Words don’t mean anything

We all know that our basic survival needs must be met in order for us to live, right? Food, water, oxygen, all of that Maslow hierarchy stuff.  But what about healthcare, economics, safety or civil rights? That might not be the things we tend to think about— not unless those needs aren’t being met. 

For a transgender person living in America today, though, those needs aren’t being met. And despite the dramatic progress of the transgender movement in the last decade resulting in significant public awareness and legal victories, trans people continue to face blatant discrimination, high levels of violence, and poor health outcomes.

Economically, we see transgender folks bearing the consequences of discrimination in education and employment resulting in high levels of poverty and homelessness. “Trans people are more than twice as likely to live in extreme poverty (earning under $10,000 a year), with BIPOC (Black, Indigenous, People of Color) transgender people facing more than three times the poverty rate of the general U.S. population.” according to an article in Funders for LGBTQ Issues.

My day-to-day living includes me going on a walk or to the local grocery store or to pick up my prescriptions at the pharmacy down the block. 

For a trans person, though, those simple errands can turn deadly.

“Brutal murders of transgender women occur with alarming regularity, often with little response from law enforcement,” again according to Funders for LGBTQ Issues

In fact, the American Medical Association declared violence against transgender people an epidemic in 2019

Acknowledging and respecting the civil rights of trans people is crucial because our legal and civic needs stretch into all aspects of our life. For trans people specifically, these needs include identity documents that accurately reflect who they are, protections from harm and discrimination in public places like work and schools, immigration rights, and access to healthcare.

Transgender people face enormous health disparities, including lack of primary care, as well as a lack of access to individualized, medically necessary transition- related healthcare, and high rates of attempted suicide.

To some, something like the choice of name may not seem like an issue of survival. For trans individuals, it can very well be. According to a 2018 study (link to this study) done out of the University of Texas, 71% of youth who were able to use their chosen name in all contexts of life (school, home, work, or with friends) reported fewer symptoms of severe depression and a 65% decrease in suicidal attempts. 

So, when we read the facts in the University of Texas study, we might see data. We might see numbers and percentages. But we also see human life. It’s literally a matter of life or death.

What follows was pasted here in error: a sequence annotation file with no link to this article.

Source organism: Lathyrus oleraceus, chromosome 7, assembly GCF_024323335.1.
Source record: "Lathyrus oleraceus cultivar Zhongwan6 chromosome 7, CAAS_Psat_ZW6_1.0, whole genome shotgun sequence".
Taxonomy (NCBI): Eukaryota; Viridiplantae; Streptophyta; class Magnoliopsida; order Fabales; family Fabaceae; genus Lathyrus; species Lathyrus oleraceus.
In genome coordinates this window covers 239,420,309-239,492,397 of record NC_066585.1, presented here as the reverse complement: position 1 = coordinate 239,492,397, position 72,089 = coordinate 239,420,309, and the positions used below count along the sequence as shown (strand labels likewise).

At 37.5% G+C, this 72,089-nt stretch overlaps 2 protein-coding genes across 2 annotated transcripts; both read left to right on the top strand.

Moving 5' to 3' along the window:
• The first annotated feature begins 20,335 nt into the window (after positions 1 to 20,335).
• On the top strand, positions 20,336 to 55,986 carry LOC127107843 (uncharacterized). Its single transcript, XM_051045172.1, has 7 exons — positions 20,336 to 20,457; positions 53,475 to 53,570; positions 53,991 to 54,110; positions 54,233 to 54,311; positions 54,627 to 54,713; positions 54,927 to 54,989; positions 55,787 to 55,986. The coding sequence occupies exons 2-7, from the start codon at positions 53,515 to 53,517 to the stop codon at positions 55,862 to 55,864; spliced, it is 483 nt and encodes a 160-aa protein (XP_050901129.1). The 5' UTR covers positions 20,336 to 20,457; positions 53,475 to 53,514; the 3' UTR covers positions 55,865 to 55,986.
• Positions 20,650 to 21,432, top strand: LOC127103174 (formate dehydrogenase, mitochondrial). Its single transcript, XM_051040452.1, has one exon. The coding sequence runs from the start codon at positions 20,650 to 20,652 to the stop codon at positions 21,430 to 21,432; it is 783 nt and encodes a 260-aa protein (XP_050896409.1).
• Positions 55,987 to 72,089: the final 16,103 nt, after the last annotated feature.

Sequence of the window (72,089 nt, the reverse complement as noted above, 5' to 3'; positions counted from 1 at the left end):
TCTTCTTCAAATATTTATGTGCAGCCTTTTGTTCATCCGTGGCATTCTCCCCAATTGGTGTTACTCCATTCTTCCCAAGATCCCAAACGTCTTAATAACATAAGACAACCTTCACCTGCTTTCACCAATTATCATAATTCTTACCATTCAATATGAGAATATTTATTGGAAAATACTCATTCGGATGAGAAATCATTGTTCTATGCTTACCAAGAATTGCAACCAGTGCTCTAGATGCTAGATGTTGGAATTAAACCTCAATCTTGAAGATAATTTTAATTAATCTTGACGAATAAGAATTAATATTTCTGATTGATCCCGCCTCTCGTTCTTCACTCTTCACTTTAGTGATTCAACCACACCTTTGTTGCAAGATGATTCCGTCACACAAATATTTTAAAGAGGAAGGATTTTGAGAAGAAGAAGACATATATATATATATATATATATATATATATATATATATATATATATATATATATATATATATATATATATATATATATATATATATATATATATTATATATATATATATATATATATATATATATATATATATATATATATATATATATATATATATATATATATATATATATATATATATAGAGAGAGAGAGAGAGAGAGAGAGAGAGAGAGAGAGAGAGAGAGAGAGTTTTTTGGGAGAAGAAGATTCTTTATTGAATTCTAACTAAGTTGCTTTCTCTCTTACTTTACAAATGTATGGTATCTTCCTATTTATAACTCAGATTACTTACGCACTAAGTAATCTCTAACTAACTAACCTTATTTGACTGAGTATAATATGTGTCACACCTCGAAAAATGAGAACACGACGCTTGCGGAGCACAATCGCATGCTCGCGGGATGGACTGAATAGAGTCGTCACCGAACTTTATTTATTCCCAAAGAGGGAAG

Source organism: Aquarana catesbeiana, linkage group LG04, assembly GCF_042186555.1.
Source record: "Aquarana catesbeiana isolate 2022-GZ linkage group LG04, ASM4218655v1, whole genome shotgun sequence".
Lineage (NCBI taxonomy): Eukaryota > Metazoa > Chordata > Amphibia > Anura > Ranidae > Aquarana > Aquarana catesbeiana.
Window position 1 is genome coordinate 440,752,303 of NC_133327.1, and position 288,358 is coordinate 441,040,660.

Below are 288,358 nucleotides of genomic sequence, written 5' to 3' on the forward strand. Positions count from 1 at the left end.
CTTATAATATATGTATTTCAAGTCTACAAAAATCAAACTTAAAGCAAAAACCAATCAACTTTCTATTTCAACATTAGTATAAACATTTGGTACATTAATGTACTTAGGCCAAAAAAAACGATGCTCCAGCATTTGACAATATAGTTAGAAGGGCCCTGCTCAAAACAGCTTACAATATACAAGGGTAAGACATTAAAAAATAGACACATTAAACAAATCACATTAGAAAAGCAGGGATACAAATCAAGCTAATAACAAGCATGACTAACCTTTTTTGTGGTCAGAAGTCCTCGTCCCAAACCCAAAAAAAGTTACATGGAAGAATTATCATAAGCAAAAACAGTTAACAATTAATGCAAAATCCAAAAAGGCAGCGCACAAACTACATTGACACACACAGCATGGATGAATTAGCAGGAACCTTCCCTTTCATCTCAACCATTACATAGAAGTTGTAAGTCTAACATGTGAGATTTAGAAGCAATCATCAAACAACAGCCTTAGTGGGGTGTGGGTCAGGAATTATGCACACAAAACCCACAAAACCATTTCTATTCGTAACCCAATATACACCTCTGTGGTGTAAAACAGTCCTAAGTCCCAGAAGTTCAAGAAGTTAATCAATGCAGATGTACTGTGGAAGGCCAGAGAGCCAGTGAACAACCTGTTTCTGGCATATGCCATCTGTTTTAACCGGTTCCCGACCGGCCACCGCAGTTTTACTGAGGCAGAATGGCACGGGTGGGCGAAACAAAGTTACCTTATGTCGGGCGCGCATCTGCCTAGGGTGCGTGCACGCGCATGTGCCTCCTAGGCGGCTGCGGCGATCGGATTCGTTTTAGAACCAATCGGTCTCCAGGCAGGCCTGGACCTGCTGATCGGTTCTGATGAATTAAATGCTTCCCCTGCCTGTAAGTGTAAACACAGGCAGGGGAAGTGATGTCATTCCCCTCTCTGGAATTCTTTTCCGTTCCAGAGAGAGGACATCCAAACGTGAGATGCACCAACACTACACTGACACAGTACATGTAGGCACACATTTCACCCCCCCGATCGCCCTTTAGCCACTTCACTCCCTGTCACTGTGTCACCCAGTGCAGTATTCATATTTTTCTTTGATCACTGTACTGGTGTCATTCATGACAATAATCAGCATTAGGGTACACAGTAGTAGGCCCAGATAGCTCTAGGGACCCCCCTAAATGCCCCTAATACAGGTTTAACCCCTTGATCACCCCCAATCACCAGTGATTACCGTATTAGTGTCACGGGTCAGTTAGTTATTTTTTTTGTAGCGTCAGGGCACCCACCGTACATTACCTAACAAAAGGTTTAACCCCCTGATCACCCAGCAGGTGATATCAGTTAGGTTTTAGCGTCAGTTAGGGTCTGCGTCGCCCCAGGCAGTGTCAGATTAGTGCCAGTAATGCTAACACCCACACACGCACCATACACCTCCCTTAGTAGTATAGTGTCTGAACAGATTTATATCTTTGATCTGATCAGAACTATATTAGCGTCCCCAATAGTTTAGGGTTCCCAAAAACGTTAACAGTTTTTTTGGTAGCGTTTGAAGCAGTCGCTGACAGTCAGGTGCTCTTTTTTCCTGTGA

Civil rights are a matter of life or death.

Sandwich Trengrove (they/them/he/him), a non-binary transgender activist, faces these issues and more every day. Their story helps shed light on the struggle trans individuals face every day.

“My name is Sandwich. It might sound funny, but I love it and I recently picked it out for myself. I’ve always found myself struggling with my name and more importantly, with my own identity.”

What was your experience like when figuring out your identity?

I knew in my heart that ultimately, I had to make this decision for me, but therein lies the struggle. The balance between self-worth and pleasing other people. It’s a tightrope I’ve walked my whole life, and I usually fall on the side of pleasing others at the cost of sacrificing my happiness. Finding that standing up for myself and my own needs and desires is usually met with waves of shame or guilt. 

I’ve made myself compliant to a fault. I have clung to the idea of family loyalty at a huge cost to the formation of an independent identity. Now in my 20s, I’m struggling with defining who I am. To the outside world and to myself. I am now realizing that everyone else is on the outside and I am the only one living with the inside, so they don’t get to define me.

How did people treat you when you discovered this?

My father always told me not to take what he says to heart, ‘they are just words.’

I’ve been on hormones for six months. My body is changing, my transition is in full swing. This should be the happiest time of my life, but it’s not. 

The best I get is indifference or an occasional use of a they/them pronoun. ‘I’m not doing the transgender thing, a throw-away comment my dad made while calling me his daughter to the pharmacy clerk.

It’s just words, it doesn’t really matter. But if that is true, why am I still thinking about it weeks later? 

A name might just be a word. A title to the story of who you are, but it’s only the beginning; especially for a trans person. I always dreamed that my transition would build my confidence and make me stronger. I thought I knew who would be in my corner and who I needed to protect myself from. I could always be myself around my family— no question. Family is supposed to mean comfort, yet here I am trying to understand what is happening

If there is any advice or anything you could say to help others in regard to being transgender, what would it be?

Nothing aches the soul quite like having to decide whether or not to let go. To save yourself or keep hanging onto someone else so you can fall together. Don’t make someone choose between their own well-being over someone that they love— the outcome is never a happy one.